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DEA paid Amtrak secretary $854,460 for data they could have had for free

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The informant received payments over the course of nearly 20 years

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The Drug Enforcement Administration (DEA) paid out nearly $854,460 for private, personal information about Amtrak passengers that it could have otherwise obtained for free through its affliation with a joint drug enforcement task force. The Associated Press reports that the sum was paid out over the course of 20 years to an unnamed secretary working for a "train and engine crew." The unidentified informant has since been allowed to retire instead of facing administrative discipline.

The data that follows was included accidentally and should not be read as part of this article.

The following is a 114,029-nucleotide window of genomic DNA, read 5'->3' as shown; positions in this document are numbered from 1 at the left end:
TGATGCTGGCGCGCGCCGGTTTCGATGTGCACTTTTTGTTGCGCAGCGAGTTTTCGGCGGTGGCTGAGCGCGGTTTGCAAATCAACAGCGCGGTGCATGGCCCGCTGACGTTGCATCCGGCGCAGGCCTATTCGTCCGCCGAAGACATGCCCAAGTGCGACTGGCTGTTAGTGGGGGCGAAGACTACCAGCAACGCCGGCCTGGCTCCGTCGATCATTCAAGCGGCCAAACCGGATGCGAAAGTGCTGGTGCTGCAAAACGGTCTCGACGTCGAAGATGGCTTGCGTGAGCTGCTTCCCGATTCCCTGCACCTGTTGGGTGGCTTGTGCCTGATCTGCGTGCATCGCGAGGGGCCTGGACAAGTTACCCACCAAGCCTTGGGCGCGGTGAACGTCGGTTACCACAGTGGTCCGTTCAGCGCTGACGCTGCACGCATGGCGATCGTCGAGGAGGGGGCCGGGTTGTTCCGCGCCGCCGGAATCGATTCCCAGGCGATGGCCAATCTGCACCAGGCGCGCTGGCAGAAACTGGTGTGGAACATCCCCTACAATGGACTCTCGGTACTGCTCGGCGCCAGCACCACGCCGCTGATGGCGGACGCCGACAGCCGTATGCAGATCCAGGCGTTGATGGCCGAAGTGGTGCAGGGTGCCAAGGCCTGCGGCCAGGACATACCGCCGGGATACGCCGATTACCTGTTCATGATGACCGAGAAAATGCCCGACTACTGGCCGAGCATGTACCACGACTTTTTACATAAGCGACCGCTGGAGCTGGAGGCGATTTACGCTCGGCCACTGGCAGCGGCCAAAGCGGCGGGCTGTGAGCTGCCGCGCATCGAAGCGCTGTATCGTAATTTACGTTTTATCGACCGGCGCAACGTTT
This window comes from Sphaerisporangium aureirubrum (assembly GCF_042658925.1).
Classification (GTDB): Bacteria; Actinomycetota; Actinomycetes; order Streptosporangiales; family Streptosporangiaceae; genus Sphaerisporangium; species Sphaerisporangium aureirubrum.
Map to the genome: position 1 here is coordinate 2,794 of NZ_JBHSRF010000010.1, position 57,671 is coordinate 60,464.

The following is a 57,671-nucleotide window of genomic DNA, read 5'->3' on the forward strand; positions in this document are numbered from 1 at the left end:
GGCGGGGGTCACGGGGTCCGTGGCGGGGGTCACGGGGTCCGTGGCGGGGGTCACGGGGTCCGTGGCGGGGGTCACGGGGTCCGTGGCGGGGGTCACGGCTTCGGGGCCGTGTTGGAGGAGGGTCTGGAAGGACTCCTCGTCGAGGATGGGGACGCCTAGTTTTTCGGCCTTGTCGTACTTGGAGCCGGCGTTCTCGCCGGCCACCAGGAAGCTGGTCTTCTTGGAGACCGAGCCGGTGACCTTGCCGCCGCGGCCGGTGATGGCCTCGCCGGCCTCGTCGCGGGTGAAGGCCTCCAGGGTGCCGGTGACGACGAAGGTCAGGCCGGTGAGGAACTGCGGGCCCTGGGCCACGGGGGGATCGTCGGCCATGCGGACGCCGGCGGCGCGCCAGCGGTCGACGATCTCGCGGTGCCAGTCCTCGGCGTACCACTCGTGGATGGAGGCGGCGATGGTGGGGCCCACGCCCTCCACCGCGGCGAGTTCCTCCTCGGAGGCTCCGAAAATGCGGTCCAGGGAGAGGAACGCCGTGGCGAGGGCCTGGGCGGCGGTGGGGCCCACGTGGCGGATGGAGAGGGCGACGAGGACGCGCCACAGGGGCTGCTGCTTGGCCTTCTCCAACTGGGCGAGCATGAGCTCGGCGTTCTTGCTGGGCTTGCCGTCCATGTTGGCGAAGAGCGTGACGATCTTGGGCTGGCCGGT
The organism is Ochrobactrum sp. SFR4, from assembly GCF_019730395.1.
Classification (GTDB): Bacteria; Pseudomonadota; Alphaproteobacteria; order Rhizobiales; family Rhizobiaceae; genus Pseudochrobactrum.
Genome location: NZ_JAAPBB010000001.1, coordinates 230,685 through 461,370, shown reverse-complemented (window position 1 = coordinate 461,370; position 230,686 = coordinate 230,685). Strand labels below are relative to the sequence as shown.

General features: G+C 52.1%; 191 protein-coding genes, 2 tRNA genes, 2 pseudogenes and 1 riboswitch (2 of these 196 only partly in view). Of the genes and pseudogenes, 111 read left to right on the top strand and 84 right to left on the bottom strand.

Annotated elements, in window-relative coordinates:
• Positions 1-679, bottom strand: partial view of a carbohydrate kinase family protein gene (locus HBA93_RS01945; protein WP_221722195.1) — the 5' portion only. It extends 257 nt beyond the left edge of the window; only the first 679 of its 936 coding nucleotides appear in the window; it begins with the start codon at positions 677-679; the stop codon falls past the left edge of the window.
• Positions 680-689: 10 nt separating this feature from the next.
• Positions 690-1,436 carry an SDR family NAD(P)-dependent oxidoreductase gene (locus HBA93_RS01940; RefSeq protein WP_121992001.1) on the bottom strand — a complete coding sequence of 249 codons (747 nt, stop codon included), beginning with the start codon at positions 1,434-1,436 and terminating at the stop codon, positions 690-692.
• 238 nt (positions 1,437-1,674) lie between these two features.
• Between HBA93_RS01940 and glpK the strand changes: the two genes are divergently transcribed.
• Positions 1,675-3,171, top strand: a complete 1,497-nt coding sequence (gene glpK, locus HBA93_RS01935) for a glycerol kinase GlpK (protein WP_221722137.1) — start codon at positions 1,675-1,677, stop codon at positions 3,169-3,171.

Although the transactions were performed without express approval from Amtrak, the Associated Press notes that the company's corporate privacy policy does allow it to sell or share such data to contractors or "certain trustworthy business partners." Although the specifics aren't provided, transportation services like Amtrak collate passenger information like emergency contacts, passports, travel itineraries, and baggage details. Senator Chuck Grassley from the Senate Judiciary Commitee reportedly described the situation as an "unnecessary expense" and said it "raises some serious questions about the DEA's practices." The agency's spokesperson Matt Barden has declined to comment on the matter.